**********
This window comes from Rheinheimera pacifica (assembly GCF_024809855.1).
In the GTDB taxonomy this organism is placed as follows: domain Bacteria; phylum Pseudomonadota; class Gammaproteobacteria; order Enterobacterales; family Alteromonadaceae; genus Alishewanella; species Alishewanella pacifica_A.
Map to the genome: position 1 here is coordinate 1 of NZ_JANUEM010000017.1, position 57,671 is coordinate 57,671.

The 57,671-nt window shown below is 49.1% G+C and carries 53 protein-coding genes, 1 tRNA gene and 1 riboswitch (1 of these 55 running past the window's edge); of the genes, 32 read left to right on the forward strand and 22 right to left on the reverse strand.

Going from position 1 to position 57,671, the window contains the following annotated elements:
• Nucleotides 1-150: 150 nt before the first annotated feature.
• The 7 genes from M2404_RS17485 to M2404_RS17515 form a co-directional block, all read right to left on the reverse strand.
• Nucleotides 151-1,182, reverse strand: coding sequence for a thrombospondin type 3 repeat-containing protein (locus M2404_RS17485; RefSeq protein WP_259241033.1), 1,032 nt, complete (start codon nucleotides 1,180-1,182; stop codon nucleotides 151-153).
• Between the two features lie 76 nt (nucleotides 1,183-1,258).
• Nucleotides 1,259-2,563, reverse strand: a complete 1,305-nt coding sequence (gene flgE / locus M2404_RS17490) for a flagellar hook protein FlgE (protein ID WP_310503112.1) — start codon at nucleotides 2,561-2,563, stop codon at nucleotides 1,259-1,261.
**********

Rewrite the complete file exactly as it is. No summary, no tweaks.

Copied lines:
This window comes from Rheinheimera pacifica (assembly GCF_024809855.1).
In the GTDB taxonomy this organism is placed as follows: domain Bacteria; phylum Pseudomonadota; class Gammaproteobacteria; order Enterobacterales; family Alteromonadaceae; genus Alishewanella; species Alishewanella pacifica_A.
Map to the genome: position 1 here is coordinate 1 of NZ_JANUEM010000017.1, position 57,671 is coordinate 57,671.

The 57,671-nt window shown below is 49.1% G+C and carries 53 protein-coding genes, 1 tRNA gene and 1 riboswitch (1 of these 55 running past the window's edge); of the genes, 32 read left to right on the forward strand and 22 right to left on the reverse strand.

Going from position 1 to position 57,671, the window contains the following annotated elements:
• Nucleotides 1-150: 150 nt before the first annotated feature.
• The 7 genes from M2404_RS17485 to M2404_RS17515 form a co-directional block, all read right to left on the reverse strand.
• Nucleotides 151-1,182, reverse strand: coding sequence for a thrombospondin type 3 repeat-containing protein (locus M2404_RS17485; RefSeq protein WP_259241033.1), 1,032 nt, complete (start codon nucleotides 1,180-1,182; stop codon nucleotides 151-153).
• Between the two features lie 76 nt (nucleotides 1,183-1,258).
• Nucleotides 1,259-2,563, reverse strand: a complete 1,305-nt coding sequence (gene flgE / locus M2404_RS17490) for a flagellar hook protein FlgE (protein ID WP_310503112.1) — start codon at nucleotides 2,561-2,563, stop codon at nucleotides 1,259-1,261.